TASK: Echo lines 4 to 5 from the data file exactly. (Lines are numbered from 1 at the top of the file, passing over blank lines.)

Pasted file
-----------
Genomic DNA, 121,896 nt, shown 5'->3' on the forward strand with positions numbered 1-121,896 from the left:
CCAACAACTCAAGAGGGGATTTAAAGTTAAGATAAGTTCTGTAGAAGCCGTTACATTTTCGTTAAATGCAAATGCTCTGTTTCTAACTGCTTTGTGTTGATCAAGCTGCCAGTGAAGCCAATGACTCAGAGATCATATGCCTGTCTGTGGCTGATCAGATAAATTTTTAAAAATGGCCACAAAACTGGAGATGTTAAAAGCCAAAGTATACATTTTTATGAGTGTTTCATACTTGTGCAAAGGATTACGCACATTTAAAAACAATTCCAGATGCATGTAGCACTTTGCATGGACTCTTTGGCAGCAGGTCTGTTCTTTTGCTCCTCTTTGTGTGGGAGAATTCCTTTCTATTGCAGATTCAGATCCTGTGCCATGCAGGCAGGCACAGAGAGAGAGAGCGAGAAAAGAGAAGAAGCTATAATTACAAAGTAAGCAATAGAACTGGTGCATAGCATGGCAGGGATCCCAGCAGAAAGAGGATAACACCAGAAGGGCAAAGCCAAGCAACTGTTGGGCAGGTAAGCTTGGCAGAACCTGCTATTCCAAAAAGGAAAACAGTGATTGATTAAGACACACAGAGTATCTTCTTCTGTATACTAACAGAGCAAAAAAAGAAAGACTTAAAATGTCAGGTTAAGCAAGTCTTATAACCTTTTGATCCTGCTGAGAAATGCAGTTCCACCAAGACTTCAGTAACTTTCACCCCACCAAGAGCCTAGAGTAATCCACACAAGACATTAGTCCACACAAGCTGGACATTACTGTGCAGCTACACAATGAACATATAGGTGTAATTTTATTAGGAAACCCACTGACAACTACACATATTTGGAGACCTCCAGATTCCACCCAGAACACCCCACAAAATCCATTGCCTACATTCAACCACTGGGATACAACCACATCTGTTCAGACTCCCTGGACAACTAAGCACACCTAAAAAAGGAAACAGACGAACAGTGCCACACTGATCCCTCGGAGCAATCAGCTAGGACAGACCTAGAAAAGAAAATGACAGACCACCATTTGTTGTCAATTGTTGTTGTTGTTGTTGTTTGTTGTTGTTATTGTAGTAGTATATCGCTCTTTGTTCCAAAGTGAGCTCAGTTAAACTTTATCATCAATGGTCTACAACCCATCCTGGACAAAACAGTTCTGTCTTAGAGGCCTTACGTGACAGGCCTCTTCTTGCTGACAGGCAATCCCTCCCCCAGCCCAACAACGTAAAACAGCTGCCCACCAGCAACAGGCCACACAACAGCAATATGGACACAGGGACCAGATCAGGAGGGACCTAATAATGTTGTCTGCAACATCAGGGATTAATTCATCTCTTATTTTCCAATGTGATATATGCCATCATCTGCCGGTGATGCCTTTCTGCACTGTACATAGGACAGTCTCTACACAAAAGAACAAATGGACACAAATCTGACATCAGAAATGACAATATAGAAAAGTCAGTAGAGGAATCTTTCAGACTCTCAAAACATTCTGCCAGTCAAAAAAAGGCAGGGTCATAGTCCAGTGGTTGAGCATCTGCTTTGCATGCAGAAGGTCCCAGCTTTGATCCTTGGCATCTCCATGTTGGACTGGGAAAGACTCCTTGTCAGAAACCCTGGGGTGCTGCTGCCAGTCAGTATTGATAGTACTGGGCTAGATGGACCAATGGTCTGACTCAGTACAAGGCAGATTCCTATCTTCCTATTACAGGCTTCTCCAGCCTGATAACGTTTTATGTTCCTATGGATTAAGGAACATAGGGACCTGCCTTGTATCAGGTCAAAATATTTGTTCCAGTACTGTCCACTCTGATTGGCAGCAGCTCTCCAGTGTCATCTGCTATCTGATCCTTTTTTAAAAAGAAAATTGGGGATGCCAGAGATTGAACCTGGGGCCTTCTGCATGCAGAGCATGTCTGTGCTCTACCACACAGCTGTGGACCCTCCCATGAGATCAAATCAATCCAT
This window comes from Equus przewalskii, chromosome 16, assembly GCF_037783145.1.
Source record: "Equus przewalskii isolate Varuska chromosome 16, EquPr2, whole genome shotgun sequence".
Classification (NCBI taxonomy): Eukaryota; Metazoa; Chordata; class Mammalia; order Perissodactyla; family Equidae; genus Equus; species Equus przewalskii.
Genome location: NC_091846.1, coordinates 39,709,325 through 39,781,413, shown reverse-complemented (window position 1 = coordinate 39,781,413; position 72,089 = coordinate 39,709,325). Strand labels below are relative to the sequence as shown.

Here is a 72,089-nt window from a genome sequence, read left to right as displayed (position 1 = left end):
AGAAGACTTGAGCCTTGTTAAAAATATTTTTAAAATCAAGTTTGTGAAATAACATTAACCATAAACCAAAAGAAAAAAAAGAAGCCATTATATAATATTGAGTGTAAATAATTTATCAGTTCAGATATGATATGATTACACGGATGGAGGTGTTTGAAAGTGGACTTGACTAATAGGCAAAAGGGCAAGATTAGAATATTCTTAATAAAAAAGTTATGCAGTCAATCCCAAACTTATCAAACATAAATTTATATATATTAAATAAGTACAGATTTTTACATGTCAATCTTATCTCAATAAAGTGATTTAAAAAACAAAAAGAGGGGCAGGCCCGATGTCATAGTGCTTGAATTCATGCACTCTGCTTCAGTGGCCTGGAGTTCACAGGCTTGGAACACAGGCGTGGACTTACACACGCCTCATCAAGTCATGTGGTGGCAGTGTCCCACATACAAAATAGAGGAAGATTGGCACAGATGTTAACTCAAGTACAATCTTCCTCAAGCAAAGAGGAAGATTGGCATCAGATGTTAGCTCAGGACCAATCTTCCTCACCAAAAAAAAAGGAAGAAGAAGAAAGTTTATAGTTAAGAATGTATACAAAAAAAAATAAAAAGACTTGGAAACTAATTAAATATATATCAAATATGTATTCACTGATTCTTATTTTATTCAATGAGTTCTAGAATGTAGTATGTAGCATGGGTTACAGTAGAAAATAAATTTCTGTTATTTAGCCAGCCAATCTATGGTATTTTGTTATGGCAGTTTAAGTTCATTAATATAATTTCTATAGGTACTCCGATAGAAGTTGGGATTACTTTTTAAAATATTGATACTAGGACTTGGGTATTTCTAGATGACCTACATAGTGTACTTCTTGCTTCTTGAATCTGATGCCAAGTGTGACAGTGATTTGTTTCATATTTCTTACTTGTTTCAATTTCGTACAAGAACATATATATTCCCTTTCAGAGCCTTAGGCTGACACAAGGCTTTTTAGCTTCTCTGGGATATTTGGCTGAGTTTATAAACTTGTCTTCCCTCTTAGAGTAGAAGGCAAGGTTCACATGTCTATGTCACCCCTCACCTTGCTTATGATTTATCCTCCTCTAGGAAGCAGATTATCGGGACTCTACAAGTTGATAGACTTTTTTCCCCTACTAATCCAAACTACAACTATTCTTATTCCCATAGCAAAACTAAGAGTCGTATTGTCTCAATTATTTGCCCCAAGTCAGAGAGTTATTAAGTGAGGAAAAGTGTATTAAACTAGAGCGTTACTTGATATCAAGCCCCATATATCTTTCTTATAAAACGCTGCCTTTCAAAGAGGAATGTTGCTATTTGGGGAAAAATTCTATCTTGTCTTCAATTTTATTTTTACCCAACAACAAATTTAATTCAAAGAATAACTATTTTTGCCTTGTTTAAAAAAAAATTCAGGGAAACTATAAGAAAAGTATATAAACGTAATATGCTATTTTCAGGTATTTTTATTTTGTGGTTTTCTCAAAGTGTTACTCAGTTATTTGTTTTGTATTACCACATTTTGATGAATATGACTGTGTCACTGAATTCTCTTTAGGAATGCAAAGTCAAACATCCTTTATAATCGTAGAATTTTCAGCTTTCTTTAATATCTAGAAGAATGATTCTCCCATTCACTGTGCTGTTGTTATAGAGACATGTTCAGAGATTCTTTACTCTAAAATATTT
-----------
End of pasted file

Source record: "Equus przewalskii isolate Varuska chromosome 16, EquPr2, whole genome shotgun sequence".
Classification (NCBI taxonomy): Eukaryota; Metazoa; Chordata; class Mammalia; order Perissodactyla; family Equidae; genus Equus; species Equus przewalskii.